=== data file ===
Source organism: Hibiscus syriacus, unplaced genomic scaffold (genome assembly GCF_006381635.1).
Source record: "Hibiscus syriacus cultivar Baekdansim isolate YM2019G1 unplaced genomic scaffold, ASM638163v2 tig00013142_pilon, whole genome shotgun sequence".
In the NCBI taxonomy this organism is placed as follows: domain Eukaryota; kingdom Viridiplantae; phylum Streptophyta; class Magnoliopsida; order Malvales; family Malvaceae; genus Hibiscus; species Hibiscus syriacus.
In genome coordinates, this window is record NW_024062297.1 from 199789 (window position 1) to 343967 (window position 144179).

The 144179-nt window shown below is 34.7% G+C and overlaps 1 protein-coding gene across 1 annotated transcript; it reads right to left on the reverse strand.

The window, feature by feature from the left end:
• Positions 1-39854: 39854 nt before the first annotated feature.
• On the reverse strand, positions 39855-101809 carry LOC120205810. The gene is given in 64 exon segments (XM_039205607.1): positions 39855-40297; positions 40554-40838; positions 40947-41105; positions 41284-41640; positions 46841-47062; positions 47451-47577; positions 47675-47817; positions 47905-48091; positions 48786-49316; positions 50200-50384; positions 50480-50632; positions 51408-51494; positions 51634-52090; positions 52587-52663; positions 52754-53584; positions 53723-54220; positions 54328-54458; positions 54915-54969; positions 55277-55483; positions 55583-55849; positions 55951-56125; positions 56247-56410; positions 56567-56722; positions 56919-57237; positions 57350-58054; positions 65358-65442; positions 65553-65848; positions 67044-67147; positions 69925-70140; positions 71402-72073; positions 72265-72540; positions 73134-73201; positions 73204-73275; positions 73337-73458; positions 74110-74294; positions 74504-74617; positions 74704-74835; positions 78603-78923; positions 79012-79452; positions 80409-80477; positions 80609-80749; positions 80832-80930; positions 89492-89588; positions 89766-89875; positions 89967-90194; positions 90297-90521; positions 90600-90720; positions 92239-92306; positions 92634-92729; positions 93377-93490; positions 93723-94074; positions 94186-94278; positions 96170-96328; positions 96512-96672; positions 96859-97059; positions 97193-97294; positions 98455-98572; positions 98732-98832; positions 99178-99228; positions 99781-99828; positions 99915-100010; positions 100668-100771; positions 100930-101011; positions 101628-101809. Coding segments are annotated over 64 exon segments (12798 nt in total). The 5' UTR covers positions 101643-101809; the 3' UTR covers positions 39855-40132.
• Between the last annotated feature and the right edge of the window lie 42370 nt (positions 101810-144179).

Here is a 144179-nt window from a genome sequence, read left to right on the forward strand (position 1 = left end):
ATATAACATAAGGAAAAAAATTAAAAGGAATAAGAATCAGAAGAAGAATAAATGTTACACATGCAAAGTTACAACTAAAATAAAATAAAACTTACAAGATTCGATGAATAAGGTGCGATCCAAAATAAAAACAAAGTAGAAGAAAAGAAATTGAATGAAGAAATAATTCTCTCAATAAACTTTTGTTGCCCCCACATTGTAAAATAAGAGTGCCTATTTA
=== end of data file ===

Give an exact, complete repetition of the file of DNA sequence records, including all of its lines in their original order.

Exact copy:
Source organism: Hibiscus syriacus, unplaced genomic scaffold (genome assembly GCF_006381635.1).
Source record: "Hibiscus syriacus cultivar Baekdansim isolate YM2019G1 unplaced genomic scaffold, ASM638163v2 tig00013142_pilon, whole genome shotgun sequence".
In the NCBI taxonomy this organism is placed as follows: domain Eukaryota; kingdom Viridiplantae; phylum Streptophyta; class Magnoliopsida; order Malvales; family Malvaceae; genus Hibiscus; species Hibiscus syriacus.
In genome coordinates, this window is record NW_024062297.1 from 199789 (window position 1) to 343967 (window position 144179).

The 144179-nt window shown below is 34.7% G+C and overlaps 1 protein-coding gene across 1 annotated transcript; it reads right to left on the reverse strand.

The window, feature by feature from the left end:
• Positions 1-39854: 39854 nt before the first annotated feature.
• On the reverse strand, positions 39855-101809 carry LOC120205810. The gene is given in 64 exon segments (XM_039205607.1): positions 39855-40297; positions 40554-40838; positions 40947-41105; positions 41284-41640; positions 46841-47062; positions 47451-47577; positions 47675-47817; positions 47905-48091; positions 48786-49316; positions 50200-50384; positions 50480-50632; positions 51408-51494; positions 51634-52090; positions 52587-52663; positions 52754-53584; positions 53723-54220; positions 54328-54458; positions 54915-54969; positions 55277-55483; positions 55583-55849; positions 55951-56125; positions 56247-56410; positions 56567-56722; positions 56919-57237; positions 57350-58054; positions 65358-65442; positions 65553-65848; positions 67044-67147; positions 69925-70140; positions 71402-72073; positions 72265-72540; positions 73134-73201; positions 73204-73275; positions 73337-73458; positions 74110-74294; positions 74504-74617; positions 74704-74835; positions 78603-78923; positions 79012-79452; positions 80409-80477; positions 80609-80749; positions 80832-80930; positions 89492-89588; positions 89766-89875; positions 89967-90194; positions 90297-90521; positions 90600-90720; positions 92239-92306; positions 92634-92729; positions 93377-93490; positions 93723-94074; positions 94186-94278; positions 96170-96328; positions 96512-96672; positions 96859-97059; positions 97193-97294; positions 98455-98572; positions 98732-98832; positions 99178-99228; positions 99781-99828; positions 99915-100010; positions 100668-100771; positions 100930-101011; positions 101628-101809. Coding segments are annotated over 64 exon segments (12798 nt in total). The 5' UTR covers positions 101643-101809; the 3' UTR covers positions 39855-40132.
• Between the last annotated feature and the right edge of the window lie 42370 nt (positions 101810-144179).

Here is a 144179-nt window from a genome sequence, read left to right on the forward strand (position 1 = left end):
ATATAACATAAGGAAAAAAATTAAAAGGAATAAGAATCAGAAGAAGAATAAATGTTACACATGCAAAGTTACAACTAAAATAAAATAAAACTTACAAGATTCGATGAATAAGGTGCGATCCAAAATAAAAACAAAGTAGAAGAAAAGAAATTGAATGAAGAAATAATTCTCTCAATAAACTTTTGTTGCCCCCACATTGTAAAATAAGAGTGCCTATTTA